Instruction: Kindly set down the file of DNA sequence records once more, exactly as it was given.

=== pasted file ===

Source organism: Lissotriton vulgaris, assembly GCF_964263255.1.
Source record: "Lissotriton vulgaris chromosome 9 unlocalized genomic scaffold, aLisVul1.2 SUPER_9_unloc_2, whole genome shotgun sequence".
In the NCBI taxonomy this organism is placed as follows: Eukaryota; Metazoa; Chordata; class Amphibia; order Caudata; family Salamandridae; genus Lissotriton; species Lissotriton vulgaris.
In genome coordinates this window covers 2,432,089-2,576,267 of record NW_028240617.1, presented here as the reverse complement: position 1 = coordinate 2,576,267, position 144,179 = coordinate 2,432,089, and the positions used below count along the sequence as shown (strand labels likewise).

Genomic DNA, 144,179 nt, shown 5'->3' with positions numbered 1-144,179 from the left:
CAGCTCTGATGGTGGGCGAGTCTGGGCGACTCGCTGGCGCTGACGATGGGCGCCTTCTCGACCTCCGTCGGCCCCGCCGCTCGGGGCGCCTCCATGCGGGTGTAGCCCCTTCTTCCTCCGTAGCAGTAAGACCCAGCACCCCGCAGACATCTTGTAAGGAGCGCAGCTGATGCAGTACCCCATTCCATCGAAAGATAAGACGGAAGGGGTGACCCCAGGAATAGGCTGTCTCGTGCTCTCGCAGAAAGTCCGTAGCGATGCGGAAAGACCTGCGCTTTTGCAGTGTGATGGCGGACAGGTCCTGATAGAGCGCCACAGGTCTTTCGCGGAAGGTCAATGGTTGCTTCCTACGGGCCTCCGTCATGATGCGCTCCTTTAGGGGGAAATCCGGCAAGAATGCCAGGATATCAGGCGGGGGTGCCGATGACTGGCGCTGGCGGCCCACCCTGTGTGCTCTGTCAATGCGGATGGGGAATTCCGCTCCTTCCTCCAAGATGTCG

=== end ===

Source organism: Lissotriton vulgaris, assembly GCF_964263255.1.
Source record: "Lissotriton vulgaris chromosome 9 unlocalized genomic scaffold, aLisVul1.2 SUPER_9_unloc_2, whole genome shotgun sequence".
In the NCBI taxonomy this organism is placed as follows: Eukaryota; Metazoa; Chordata; class Amphibia; order Caudata; family Salamandridae; genus Lissotriton; species Lissotriton vulgaris.
In genome coordinates this window covers 2,432,089-2,576,267 of record NW_028240617.1, presented here as the reverse complement: position 1 = coordinate 2,576,267, position 144,179 = coordinate 2,432,089, and the positions used below count along the sequence as shown (strand labels likewise).

Genomic DNA, 144,179 nt, shown 5'->3' with positions numbered 1-144,179 from the left:
CAGCTCTGATGGTGGGCGAGTCTGGGCGACTCGCTGGCGCTGACGATGGGCGCCTTCTCGACCTCCGTCGGCCCCGCCGCTCGGGGCGCCTCCATGCGGGTGTAGCCCCTTCTTCCTCCGTAGCAGTAAGACCCAGCACCCCGCAGACATCTTGTAAGGAGCGCAGCTGATGCAGTACCCCATTCCATCGAAAGATAAGACGGAAGGGGTGACCCCAGGAATAGGCTGTCTCGTGCTCTCGCAGAAAGTCCGTAGCGATGCGGAAAGACCTGCGCTTTTGCAGTGTGATGGCGGACAGGTCCTGATAGAGCGCCACAGGTCTTTCGCGGAAGGTCAATGGTTGCTTCCTACGGGCCTCCGTCATGATGCGCTCCTTTAGGGGGAAATCCGGCAAGAATGCCAGGATATCAGGCGGGGGTGCCGATGACTGGCGCTGGCGGCCCACCCTGTGTGCTCTGTCAATGCGGATGGGGAATTCCGCTCCTTCCTCCAAGATGTCG